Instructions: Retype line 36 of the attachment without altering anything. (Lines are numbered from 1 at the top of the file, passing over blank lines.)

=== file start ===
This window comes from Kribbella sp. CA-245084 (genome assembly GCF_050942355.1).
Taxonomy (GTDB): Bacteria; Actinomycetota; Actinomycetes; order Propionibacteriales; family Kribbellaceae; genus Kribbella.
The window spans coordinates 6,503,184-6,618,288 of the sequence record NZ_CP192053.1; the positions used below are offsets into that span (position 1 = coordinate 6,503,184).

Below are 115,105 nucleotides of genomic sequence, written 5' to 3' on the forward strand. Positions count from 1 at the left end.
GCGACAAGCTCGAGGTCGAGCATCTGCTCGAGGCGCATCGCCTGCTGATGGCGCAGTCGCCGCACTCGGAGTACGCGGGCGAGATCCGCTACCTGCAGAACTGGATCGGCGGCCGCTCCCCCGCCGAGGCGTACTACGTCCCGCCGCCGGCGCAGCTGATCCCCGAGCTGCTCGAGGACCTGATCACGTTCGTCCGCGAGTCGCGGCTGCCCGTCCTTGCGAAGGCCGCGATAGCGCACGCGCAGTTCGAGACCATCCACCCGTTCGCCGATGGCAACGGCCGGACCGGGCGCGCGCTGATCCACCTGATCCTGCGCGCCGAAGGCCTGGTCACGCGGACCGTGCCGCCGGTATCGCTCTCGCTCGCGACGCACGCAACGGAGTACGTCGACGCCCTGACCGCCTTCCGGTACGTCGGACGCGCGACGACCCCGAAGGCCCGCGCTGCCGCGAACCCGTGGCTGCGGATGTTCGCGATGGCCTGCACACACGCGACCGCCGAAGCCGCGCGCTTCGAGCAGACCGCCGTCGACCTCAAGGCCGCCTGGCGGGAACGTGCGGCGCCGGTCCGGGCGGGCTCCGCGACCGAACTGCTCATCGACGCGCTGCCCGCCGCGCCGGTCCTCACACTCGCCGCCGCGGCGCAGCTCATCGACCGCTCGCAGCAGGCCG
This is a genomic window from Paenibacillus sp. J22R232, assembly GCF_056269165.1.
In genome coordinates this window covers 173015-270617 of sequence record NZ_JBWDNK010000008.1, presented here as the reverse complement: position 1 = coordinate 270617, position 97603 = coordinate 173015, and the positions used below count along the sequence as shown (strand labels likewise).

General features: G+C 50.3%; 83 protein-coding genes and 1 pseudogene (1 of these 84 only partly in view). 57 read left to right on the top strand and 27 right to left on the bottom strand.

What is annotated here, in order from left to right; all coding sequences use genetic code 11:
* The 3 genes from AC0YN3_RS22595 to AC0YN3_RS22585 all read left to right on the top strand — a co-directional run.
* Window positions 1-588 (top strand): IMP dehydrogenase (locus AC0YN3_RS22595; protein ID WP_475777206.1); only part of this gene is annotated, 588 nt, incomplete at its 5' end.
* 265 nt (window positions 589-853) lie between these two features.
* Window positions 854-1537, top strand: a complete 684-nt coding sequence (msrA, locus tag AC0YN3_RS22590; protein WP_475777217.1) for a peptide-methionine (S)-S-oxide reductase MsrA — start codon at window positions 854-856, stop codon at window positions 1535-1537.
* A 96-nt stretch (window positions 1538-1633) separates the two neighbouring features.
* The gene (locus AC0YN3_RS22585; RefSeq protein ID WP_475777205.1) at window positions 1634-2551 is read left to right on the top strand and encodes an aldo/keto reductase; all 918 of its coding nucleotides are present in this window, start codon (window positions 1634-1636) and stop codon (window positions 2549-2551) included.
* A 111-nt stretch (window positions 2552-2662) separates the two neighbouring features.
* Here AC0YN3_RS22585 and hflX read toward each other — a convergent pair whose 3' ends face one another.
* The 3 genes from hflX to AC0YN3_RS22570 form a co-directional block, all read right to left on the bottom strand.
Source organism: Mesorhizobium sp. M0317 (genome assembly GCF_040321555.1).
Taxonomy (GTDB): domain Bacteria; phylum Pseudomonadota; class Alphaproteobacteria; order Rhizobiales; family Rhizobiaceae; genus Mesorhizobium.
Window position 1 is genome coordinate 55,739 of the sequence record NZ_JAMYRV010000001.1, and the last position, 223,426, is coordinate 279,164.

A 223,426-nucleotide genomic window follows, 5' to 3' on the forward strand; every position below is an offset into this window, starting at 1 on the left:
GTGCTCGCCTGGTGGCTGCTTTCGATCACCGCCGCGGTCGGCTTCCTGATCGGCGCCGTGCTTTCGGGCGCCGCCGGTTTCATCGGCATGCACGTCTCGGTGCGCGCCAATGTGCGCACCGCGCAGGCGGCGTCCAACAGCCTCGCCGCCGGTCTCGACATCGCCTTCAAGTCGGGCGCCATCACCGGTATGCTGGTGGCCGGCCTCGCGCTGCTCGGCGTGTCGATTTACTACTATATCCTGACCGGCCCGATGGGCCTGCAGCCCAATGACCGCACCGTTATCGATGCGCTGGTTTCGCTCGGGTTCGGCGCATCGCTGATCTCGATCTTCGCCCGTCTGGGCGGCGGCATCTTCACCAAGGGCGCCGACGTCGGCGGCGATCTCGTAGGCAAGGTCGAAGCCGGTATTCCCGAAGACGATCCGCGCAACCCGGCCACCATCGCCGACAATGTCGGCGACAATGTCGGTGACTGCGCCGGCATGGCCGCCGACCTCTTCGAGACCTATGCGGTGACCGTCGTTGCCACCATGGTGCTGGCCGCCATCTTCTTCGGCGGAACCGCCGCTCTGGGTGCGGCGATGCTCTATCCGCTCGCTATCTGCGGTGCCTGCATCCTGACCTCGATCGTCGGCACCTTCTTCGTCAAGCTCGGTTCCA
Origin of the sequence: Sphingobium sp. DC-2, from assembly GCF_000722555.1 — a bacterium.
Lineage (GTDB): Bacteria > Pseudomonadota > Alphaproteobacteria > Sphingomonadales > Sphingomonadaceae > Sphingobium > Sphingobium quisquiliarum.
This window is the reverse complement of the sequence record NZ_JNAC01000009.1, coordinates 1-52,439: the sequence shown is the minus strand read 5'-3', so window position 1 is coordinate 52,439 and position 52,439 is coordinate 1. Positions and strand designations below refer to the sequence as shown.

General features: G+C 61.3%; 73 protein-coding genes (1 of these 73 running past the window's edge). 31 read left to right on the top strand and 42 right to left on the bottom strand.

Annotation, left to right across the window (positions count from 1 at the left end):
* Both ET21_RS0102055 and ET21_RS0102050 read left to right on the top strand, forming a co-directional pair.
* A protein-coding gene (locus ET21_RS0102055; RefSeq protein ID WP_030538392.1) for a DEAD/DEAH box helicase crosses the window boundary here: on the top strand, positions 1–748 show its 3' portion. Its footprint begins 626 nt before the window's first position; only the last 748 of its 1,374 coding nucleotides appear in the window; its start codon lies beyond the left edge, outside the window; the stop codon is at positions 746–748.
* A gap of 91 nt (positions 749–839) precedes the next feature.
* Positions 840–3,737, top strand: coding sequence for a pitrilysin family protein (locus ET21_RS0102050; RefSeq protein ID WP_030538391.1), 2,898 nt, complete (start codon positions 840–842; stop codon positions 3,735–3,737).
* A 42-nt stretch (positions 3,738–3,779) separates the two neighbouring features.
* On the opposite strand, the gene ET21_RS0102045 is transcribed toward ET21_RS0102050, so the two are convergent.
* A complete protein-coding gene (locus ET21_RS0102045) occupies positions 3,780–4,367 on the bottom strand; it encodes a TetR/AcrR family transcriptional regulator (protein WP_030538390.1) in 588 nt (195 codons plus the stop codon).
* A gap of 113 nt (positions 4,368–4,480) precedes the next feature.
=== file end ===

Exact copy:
* A gap of 113 nt (positions 4,368–4,480) precedes the next feature.